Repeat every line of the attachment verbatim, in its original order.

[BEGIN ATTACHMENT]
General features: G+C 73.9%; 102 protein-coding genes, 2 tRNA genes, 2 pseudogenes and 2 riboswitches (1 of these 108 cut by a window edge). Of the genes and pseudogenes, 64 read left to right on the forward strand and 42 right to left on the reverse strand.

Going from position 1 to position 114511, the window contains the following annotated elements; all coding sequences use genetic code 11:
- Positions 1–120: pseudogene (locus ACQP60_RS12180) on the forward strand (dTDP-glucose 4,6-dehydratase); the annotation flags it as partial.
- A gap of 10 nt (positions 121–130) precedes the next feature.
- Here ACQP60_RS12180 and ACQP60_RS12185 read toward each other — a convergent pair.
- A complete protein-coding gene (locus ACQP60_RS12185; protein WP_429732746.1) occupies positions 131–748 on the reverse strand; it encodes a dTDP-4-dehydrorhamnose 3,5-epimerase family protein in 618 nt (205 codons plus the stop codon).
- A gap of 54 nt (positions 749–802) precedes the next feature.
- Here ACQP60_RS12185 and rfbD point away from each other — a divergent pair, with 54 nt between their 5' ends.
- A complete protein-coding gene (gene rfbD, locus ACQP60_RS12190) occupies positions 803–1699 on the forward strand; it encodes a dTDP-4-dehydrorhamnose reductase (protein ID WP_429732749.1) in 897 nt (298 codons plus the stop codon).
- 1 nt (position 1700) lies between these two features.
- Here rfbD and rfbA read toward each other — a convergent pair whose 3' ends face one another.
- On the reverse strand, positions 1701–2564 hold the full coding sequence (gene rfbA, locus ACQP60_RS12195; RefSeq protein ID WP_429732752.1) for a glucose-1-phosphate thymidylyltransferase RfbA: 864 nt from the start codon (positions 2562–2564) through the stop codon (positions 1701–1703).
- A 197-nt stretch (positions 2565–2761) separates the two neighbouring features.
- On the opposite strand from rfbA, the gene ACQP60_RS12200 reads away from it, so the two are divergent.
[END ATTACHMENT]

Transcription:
General features: G+C 73.9%; 102 protein-coding genes, 2 tRNA genes, 2 pseudogenes and 2 riboswitches (1 of these 108 cut by a window edge). Of the genes and pseudogenes, 64 read left to right on the forward strand and 42 right to left on the reverse strand.

Going from position 1 to position 114511, the window contains the following annotated elements; all coding sequences use genetic code 11:
- Positions 1–120: pseudogene (locus ACQP60_RS12180) on the forward strand (dTDP-glucose 4,6-dehydratase); the annotation flags it as partial.
- A gap of 10 nt (positions 121–130) precedes the next feature.
- Here ACQP60_RS12180 and ACQP60_RS12185 read toward each other — a convergent pair.
- A complete protein-coding gene (locus ACQP60_RS12185; protein WP_429732746.1) occupies positions 131–748 on the reverse strand; it encodes a dTDP-4-dehydrorhamnose 3,5-epimerase family protein in 618 nt (205 codons plus the stop codon).
- A gap of 54 nt (positions 749–802) precedes the next feature.
- Here ACQP60_RS12185 and rfbD point away from each other — a divergent pair, with 54 nt between their 5' ends.
- A complete protein-coding gene (gene rfbD, locus ACQP60_RS12190) occupies positions 803–1699 on the forward strand; it encodes a dTDP-4-dehydrorhamnose reductase (protein ID WP_429732749.1) in 897 nt (298 codons plus the stop codon).
- 1 nt (position 1700) lies between these two features.
- Here rfbD and rfbA read toward each other — a convergent pair whose 3' ends face one another.
- On the reverse strand, positions 1701–2564 hold the full coding sequence (gene rfbA, locus ACQP60_RS12195; RefSeq protein ID WP_429732752.1) for a glucose-1-phosphate thymidylyltransferase RfbA: 864 nt from the start codon (positions 2562–2564) through the stop codon (positions 1701–1703).
- A 197-nt stretch (positions 2565–2761) separates the two neighbouring features.
- On the opposite strand from rfbA, the gene ACQP60_RS12200 reads away from it, so the two are divergent.